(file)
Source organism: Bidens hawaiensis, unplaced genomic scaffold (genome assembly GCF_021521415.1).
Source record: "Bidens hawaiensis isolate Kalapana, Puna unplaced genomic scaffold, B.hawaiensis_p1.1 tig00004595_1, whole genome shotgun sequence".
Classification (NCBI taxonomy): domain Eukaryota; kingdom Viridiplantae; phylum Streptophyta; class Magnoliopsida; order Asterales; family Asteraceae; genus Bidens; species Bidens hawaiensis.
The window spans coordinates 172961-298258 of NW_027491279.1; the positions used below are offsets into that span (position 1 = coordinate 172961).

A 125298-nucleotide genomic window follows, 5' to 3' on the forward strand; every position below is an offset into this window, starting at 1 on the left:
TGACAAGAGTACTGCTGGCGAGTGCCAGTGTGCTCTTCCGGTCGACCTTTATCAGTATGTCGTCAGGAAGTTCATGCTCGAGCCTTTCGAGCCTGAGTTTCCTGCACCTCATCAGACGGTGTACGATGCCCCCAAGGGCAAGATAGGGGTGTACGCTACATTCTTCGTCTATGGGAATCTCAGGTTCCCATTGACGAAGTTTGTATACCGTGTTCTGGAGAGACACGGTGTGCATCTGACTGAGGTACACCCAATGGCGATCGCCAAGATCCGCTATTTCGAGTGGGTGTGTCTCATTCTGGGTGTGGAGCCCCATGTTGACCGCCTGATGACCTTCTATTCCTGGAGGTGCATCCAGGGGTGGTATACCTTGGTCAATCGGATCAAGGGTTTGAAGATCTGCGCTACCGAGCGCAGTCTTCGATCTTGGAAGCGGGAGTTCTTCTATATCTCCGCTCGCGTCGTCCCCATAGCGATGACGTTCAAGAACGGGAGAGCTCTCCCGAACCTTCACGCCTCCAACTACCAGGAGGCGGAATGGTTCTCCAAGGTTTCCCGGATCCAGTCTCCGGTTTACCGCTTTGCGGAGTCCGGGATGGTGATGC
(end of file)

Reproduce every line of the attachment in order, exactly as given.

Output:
Source organism: Bidens hawaiensis, unplaced genomic scaffold (genome assembly GCF_021521415.1).
Source record: "Bidens hawaiensis isolate Kalapana, Puna unplaced genomic scaffold, B.hawaiensis_p1.1 tig00004595_1, whole genome shotgun sequence".
Classification (NCBI taxonomy): domain Eukaryota; kingdom Viridiplantae; phylum Streptophyta; class Magnoliopsida; order Asterales; family Asteraceae; genus Bidens; species Bidens hawaiensis.
The window spans coordinates 172961-298258 of NW_027491279.1; the positions used below are offsets into that span (position 1 = coordinate 172961).

A 125298-nucleotide genomic window follows, 5' to 3' on the forward strand; every position below is an offset into this window, starting at 1 on the left:
TGACAAGAGTACTGCTGGCGAGTGCCAGTGTGCTCTTCCGGTCGACCTTTATCAGTATGTCGTCAGGAAGTTCATGCTCGAGCCTTTCGAGCCTGAGTTTCCTGCACCTCATCAGACGGTGTACGATGCCCCCAAGGGCAAGATAGGGGTGTACGCTACATTCTTCGTCTATGGGAATCTCAGGTTCCCATTGACGAAGTTTGTATACCGTGTTCTGGAGAGACACGGTGTGCATCTGACTGAGGTACACCCAATGGCGATCGCCAAGATCCGCTATTTCGAGTGGGTGTGTCTCATTCTGGGTGTGGAGCCCCATGTTGACCGCCTGATGACCTTCTATTCCTGGAGGTGCATCCAGGGGTGGTATACCTTGGTCAATCGGATCAAGGGTTTGAAGATCTGCGCTACCGAGCGCAGTCTTCGATCTTGGAAGCGGGAGTTCTTCTATATCTCCGCTCGCGTCGTCCCCATAGCGATGACGTTCAAGAACGGGAGAGCTCTCCCGAACCTTCACGCCTCCAACTACCAGGAGGCGGAATGGTTCTCCAAGGTTTCCCGGATCCAGTCTCCGGTTTACCGCTTTGCGGAGTCCGGGATGGTGATGC